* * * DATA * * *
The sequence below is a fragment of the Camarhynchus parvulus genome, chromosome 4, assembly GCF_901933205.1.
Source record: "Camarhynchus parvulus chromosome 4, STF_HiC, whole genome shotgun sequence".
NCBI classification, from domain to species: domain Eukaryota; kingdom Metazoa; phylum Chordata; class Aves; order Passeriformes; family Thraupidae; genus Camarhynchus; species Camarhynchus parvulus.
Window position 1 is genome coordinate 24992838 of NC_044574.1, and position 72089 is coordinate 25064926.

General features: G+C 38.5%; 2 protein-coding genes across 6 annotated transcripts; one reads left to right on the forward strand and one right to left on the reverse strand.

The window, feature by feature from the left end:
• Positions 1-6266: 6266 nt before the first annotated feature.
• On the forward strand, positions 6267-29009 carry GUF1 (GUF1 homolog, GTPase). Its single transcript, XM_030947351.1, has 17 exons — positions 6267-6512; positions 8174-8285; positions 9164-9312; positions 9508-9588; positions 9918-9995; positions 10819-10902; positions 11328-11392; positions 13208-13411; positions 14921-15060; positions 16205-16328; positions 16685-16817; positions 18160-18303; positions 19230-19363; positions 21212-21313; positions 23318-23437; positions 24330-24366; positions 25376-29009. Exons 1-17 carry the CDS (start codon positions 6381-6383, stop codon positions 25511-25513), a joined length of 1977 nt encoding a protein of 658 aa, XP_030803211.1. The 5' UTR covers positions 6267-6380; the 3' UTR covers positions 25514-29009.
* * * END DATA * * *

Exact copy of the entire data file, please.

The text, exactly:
The sequence below is a fragment of the Camarhynchus parvulus genome, chromosome 4, assembly GCF_901933205.1.
Source record: "Camarhynchus parvulus chromosome 4, STF_HiC, whole genome shotgun sequence".
NCBI classification, from domain to species: domain Eukaryota; kingdom Metazoa; phylum Chordata; class Aves; order Passeriformes; family Thraupidae; genus Camarhynchus; species Camarhynchus parvulus.
Window position 1 is genome coordinate 24992838 of NC_044574.1, and position 72089 is coordinate 25064926.

General features: G+C 38.5%; 2 protein-coding genes across 6 annotated transcripts; one reads left to right on the forward strand and one right to left on the reverse strand.

The window, feature by feature from the left end:
• Positions 1-6266: 6266 nt before the first annotated feature.
• On the forward strand, positions 6267-29009 carry GUF1 (GUF1 homolog, GTPase). Its single transcript, XM_030947351.1, has 17 exons — positions 6267-6512; positions 8174-8285; positions 9164-9312; positions 9508-9588; positions 9918-9995; positions 10819-10902; positions 11328-11392; positions 13208-13411; positions 14921-15060; positions 16205-16328; positions 16685-16817; positions 18160-18303; positions 19230-19363; positions 21212-21313; positions 23318-23437; positions 24330-24366; positions 25376-29009. Exons 1-17 carry the CDS (start codon positions 6381-6383, stop codon positions 25511-25513), a joined length of 1977 nt encoding a protein of 658 aa, XP_030803211.1. The 5' UTR covers positions 6267-6380; the 3' UTR covers positions 25514-29009.